Two Big Wins and One Bad Loss in Aces’ First Week


The Las Vegas Aces were on top of the world. And then they weren’t. 

This week, the Aces played their first three games of the 2022 WNBA season. The Becky Hammon Era started about as well as any Vegas fan could have hoped: two impressive wins over good teams. And then, on Tuesday night in Washington, something changed. 

Game 1: Aces 106, Mercury 88 

On opening night, the Aces looked unbeatable. They took a big lead early in the first quarter and never gave it up. All five Aces starters scored in double figures, with star A’ja Wilson achieving a double-double at halftime. Vegas led by 28 at one point.  

The Aces scored efficiently from all over the floor and easily out-rebounded Phoenix 38-26. Vegas played the type of game many expected from them: fast, spaced-out, and productive. 

The team was dominant in Hammon’s first game as a head coach. Despite the easy win, Hammon gave the team a grade of “B” for their effort. 

“I know what we’re capable of,” said Hammon in postgame interviews, “and that’s why I say ‘B.’ There’s so many things that I know we can do better, and they know it. But overall, don’t get it wrong, it was super fun.” 

The win wasn’t a fluke, but it did come with some caveats: Phoenix was without Diamond DeShields and Brittney Griner. Vegas would have to wait until their second game to face a team at full strength. 

Game 2: Aces 85, Storm 74 

The home opener was not the commanding win that the first game was. But it was more impressive. 

After the Aces established a big lead early, the Storm fought back for the next two quarters, taking a one-point lead at the end of the third. But then Kelsey Plum exploded with 14 of her 18 points in the fourth. Wilson had two huge blocks. And suddenly, the Michelob Ultra Arena was celebrating the team’s first home win. 

The most jarring number to come from the game? The Aces held Seattle to just 16 points in the paint. That feat is challenging, especially when facing an elite big like Breanna Stewart. After the game, Dearica Hamby talked about how successful the Aces’ defense was on Stewart. 

“We made their best player take 20 shots to get 20 points,” Hamby said, “I think that’s a good night.” 

For comparison, Las Vegas scored 42 points in the paint. For the second straight game, every Aces starter had 10+ points. Wilson finished with 20 points, 15 rebounds, and 5 blocks. Hamby grabbed a career-high 19 rebounds.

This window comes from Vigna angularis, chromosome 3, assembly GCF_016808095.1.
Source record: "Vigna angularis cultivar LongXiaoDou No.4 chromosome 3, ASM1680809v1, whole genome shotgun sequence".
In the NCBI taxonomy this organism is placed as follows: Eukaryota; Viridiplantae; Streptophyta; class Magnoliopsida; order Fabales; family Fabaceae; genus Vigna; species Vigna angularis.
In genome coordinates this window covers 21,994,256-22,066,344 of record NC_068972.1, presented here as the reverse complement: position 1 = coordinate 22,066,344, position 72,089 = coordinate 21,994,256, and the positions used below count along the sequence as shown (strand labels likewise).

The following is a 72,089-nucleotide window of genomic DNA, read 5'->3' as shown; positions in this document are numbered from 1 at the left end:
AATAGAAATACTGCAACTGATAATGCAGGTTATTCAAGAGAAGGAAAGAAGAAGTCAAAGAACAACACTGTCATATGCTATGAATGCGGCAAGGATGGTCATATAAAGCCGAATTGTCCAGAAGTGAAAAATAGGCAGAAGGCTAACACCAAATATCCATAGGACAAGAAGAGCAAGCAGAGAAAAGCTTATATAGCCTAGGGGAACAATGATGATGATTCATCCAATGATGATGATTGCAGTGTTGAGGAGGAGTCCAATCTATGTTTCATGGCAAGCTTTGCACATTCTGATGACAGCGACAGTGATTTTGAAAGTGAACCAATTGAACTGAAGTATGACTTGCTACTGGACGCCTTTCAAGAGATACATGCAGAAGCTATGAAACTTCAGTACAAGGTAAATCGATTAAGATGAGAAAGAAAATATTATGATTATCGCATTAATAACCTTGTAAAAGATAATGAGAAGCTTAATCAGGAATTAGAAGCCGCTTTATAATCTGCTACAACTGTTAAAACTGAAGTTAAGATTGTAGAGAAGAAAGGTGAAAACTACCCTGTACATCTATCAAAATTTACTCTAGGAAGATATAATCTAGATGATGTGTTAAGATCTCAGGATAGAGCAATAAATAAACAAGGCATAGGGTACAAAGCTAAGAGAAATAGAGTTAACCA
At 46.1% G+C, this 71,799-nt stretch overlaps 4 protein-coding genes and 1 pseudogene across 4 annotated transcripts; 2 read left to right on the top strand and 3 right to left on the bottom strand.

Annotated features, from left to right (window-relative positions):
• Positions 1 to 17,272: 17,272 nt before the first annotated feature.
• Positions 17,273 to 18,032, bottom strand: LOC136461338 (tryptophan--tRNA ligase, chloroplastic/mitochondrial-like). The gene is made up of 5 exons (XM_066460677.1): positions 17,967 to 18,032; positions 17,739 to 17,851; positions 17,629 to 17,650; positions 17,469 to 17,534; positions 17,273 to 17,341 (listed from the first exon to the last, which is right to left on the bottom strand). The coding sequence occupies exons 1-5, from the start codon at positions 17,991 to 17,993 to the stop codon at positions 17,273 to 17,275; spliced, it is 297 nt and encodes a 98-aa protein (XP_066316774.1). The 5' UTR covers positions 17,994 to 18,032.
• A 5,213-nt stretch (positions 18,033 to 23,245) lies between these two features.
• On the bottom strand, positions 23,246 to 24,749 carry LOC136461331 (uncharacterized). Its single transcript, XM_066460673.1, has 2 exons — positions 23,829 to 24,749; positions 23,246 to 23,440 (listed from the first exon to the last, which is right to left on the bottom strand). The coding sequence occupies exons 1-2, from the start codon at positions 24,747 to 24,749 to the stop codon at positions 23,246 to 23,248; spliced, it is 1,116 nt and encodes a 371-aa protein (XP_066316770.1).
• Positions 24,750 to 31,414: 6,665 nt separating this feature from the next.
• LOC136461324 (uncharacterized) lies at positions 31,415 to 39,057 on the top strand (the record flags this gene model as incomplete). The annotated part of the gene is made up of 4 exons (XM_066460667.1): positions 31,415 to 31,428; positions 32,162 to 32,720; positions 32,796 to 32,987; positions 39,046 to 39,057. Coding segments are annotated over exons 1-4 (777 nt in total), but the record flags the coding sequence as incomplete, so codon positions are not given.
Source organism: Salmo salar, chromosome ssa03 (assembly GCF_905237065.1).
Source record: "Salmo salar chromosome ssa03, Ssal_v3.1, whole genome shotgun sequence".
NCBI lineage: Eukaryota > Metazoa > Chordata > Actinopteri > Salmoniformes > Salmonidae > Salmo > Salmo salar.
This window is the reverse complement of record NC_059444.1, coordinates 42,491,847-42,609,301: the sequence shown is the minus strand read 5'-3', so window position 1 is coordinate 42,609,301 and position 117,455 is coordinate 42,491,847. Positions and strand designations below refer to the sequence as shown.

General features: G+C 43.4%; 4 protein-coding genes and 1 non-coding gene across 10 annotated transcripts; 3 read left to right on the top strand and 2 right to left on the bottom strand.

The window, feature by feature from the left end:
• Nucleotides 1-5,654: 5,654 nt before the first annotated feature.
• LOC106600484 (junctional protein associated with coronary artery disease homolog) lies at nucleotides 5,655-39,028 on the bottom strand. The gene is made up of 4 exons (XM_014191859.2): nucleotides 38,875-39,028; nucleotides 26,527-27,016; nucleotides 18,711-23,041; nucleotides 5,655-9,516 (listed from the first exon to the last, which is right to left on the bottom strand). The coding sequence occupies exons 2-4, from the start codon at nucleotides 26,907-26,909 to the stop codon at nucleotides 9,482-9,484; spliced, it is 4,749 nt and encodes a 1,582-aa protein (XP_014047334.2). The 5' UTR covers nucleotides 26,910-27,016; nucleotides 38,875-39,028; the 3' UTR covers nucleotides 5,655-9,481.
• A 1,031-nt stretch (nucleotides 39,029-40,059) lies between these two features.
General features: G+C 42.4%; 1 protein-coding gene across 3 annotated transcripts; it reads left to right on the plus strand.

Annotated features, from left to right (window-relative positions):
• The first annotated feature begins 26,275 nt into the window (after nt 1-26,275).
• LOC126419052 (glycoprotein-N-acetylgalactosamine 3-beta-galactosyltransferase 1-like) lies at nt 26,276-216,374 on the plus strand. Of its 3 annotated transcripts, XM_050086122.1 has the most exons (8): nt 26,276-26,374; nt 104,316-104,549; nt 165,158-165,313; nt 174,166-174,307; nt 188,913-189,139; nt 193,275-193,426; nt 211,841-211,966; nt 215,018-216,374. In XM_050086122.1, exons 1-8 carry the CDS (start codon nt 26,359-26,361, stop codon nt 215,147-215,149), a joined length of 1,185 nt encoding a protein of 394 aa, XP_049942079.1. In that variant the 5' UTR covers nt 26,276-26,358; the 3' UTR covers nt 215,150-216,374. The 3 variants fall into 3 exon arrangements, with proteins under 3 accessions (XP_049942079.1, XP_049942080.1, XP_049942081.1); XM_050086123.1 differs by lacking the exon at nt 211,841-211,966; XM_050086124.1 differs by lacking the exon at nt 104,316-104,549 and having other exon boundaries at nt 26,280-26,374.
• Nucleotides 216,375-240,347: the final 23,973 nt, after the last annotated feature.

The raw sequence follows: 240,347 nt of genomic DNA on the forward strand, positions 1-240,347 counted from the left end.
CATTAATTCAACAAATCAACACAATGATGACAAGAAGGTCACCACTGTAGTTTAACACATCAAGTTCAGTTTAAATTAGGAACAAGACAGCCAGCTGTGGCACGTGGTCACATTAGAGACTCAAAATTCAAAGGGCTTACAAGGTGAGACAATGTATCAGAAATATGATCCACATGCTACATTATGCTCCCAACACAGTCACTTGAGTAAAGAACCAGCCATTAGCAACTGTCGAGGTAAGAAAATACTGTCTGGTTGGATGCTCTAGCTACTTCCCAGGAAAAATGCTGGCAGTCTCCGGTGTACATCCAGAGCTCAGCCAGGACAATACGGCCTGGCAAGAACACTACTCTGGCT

Through two games, they had the best offense in the league. Media members were placing Las Vegas at the top of their power rankings. And then came Washington. 

Game 3: Mystics 89, Aces 76 

The third game started much like the first two: The Aces built an early lead thanks to their seemingly unstoppable offense. Plum and Jackie Young had 14 first-half points as Vegas led by double digits at the break. 

The story changed in the second half. The Mystics switched their defensive scheme, and the Aces couldn’t figure it out. In the third quarter, the Aces had seven turnovers and shot 20% from the field. Washington outscored them 24-7 and took the lead with one quarter left.  

Elena Delle Donne was great in the fourth, and again, Vegas struggled to score. Hammon emptied the bench with about three minutes left, ending the game. After the match, she credited Washington’s post defense with making it tough on Vegas. 

“We were getting too deep. So, you can’t make decisions deep in the paint against that kind of congestion and not expect to turn it over.” 

It was a disappointing loss for a squad that looked like the best team in the league after two games.  

Ace Up the Sleeve: Jackie Young 

Young has been excellent in the first week. She’s leading the team in scoring at 19.3 points per game on an efficient .583 shooting percentage. The fourth-year guard has been doing a little bit of everything, guarding multiple positions and staying aggressive on offense. If this is what Vegas is getting from her, the team is in an excellent place.



Missed Draw: Bench Scoring 

The team has familiarity with bench production; they’ve had three consecutive Sixth Woman of the Year winners (Hamby in ’19 and ’20, Plum in ’21). However, the reserves only provide 11.7 points per game on 33% shooting this season. One can understand the frustration: Kierstan Bell and Aisha Sheppard are rookies, and the team is missing both Riquna Williams (left foot injury) and Kiah Stokes (overseas commitment). But Vegas will need to survive without the starting group on the floor if they want to have postseason success.  

What’s In the Cards?

The Aces will play the Dream in Atlanta on Friday night. So far, Atlanta is 2-0. Hammon is hopeful that Williams will be available to play in the game, per her press comments. After that, the team heads back to Vegas for a four-game homestand. 

About Jack Levenberg

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